Are you ignoring important areas in your life as you try to maintain a perfect work-life balance? If so, this book discussion is for you.
We should not be striving for perfect balance between our personal and professional areas of life. Purposeful imbalance is what Todd Duncan believes we should be striving for (and I agree). This is what we will be discussing this month in the BT Book Club as we learn from Life on the Wire: Avoid Burnout and Succeed in Work and Life by Todd Duncan.
I have read several of Todd Duncan’s books over the years. He is one of the first people I learned about intentionally living with purpose. I also learned several ideas from him on task and time management that have influenced me. Go to ToddDuncan.com to learn more about Todd Duncan and his other available resources.
Life on the Wire lays out 10 areas of tension that we need to continually adjust back and forth for a fulfilling life. We will be reading and discussing it over the next four weeks as follows:
- Week 1: Introduction – Second tension point
- Week 2: Third tension point – Fifth tension point
- Week 3: Sixth tension point – Eighth tension point
- Week 4: Ninth tension point – The Summit
Let’s get started with the first discussion!
Week 1 Summary (Intro – Second tension point)
Having perfect balance in our life is a myth. Things continually come up at different times that require us to spend more energy and time in one area than another. We need to strive for a purposeful imbalance in our lives. This means we remain flexible, responding with increased time and attention in some areas when required while not totally ignoring our other important areas. We give ourselves permission to spend more time and energy in one area knowing that we will spend more time in other important areas when it is required in the future. This keeps us productive, focused in the right way at any given time, and reduces the stress that ultimately could result in burnout.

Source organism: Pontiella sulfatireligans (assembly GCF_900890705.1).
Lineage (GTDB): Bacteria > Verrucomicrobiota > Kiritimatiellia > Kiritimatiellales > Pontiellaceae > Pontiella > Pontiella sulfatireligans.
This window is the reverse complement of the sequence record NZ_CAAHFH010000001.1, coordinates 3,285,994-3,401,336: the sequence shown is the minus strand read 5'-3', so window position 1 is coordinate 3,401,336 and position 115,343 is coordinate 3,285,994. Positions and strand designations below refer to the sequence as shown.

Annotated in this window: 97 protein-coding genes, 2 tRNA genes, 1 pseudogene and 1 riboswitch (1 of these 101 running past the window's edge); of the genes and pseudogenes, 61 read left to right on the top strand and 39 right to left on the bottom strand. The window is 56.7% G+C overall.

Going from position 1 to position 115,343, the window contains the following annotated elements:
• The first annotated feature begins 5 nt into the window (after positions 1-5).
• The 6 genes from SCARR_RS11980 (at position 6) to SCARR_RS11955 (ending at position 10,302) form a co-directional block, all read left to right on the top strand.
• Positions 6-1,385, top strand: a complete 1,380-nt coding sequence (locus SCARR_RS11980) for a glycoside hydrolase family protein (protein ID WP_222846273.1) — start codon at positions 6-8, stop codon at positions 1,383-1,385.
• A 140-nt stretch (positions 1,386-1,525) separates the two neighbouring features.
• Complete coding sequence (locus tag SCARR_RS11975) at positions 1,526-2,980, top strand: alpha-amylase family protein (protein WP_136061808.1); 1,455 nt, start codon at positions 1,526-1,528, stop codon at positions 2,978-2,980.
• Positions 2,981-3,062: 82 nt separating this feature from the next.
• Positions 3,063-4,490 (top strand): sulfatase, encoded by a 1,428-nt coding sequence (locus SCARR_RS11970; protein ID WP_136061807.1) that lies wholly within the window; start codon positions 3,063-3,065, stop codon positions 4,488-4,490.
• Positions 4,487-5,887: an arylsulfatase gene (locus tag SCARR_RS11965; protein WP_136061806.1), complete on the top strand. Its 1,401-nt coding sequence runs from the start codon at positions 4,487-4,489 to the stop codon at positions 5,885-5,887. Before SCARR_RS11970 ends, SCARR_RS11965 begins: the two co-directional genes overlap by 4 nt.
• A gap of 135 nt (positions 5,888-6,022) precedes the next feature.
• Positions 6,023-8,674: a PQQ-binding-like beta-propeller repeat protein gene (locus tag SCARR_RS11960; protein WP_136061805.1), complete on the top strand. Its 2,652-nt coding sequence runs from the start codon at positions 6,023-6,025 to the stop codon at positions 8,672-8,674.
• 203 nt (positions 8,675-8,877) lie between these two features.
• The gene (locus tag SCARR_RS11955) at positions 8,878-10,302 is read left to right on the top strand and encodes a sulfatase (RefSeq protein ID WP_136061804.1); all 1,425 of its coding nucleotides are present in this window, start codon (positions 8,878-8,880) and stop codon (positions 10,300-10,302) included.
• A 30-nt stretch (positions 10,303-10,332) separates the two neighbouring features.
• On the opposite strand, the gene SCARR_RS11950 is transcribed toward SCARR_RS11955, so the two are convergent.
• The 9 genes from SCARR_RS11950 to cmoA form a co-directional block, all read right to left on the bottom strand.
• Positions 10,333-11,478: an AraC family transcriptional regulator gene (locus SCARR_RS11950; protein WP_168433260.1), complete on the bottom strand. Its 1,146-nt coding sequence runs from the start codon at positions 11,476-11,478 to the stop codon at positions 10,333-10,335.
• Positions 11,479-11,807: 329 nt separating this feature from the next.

Many people feel they are locked into a certain job or career without the possibility of changing. Typically there is more opportunity to change than is realized. The type of job you need can change in the different seasons of your life. Jobs can be classified as comfortable or inspirational. If stability is what is needed then the comfortable job is more likely to fill that requirement. If you want more from the work you’re doing, then you may need to consider an inspirational job. Regardless of the type of job chosen at any given time, the more aligned and passionate you are about the work the more rewarding it will be.
People do more work to have a better life, but the time and energy used up can result in very little left over to enjoy the life you are working for. There needs to be a harmony worked out between making money and making memories. One way to determine the appropriate level of harmony for you is to seek the advice of experienced mentors. Once you know what to do, do it. The longer you wait the tougher it is going to be to make it happen. Determining the reasons you need to make a change in your money/memories harmony will provide you great motivation for doing the right thing.
Things I need to work on, things I want to try, and new ideas come to me as I read great books. The following are some random thoughts that came to mind as I read this section of the book:
- It is amazing to me that 75% of us feel our work life tension is excessive, yet less than 25% of us are trying to reduce it. The chronic stress that this would cause can explain why burnout is so prevalent today.
- I wonder if I am considering many of the options that I have regarding work. I am going to schedule some time to deliberately seek out opportunities I may not be aware of then consider whether a change might be appropriate.
- It is an interesting concept that most jobs can be classified as comfortable or inspirational. It is also interesting that we can increase the reward we gain from our job by being more aligned and passionate. I believe we can be more aligned and passionate in our current jobs by changing our mindset. Asking questions like “what aspects of my job can I focus on that will provide personal growth?” and then acting on the answers can better align us to our job without the job even having to change.
- Trading off the time of making money versus making memories is important. I have experienced mentors who helped me in the past realize when I was not in harmony in this area. I am thankful for those mentors and I encourage you to seek out mentors that you can confide in if you don’t already have them. It will be life-changing.
Now it’s your turn. Read the Introduction and the first two tension points of Life on the Wire: Avoid Burnout and Succeed in Work and Life.
What did you learn as you read these chapters? Is there something you don’t agree with? What will you be applying new in your life based on what your learned? Share your thoughts in the comment section by clicking here
We will be discussing tension points 3–5 next week. Enjoy your reading! I look forward to hearing from you.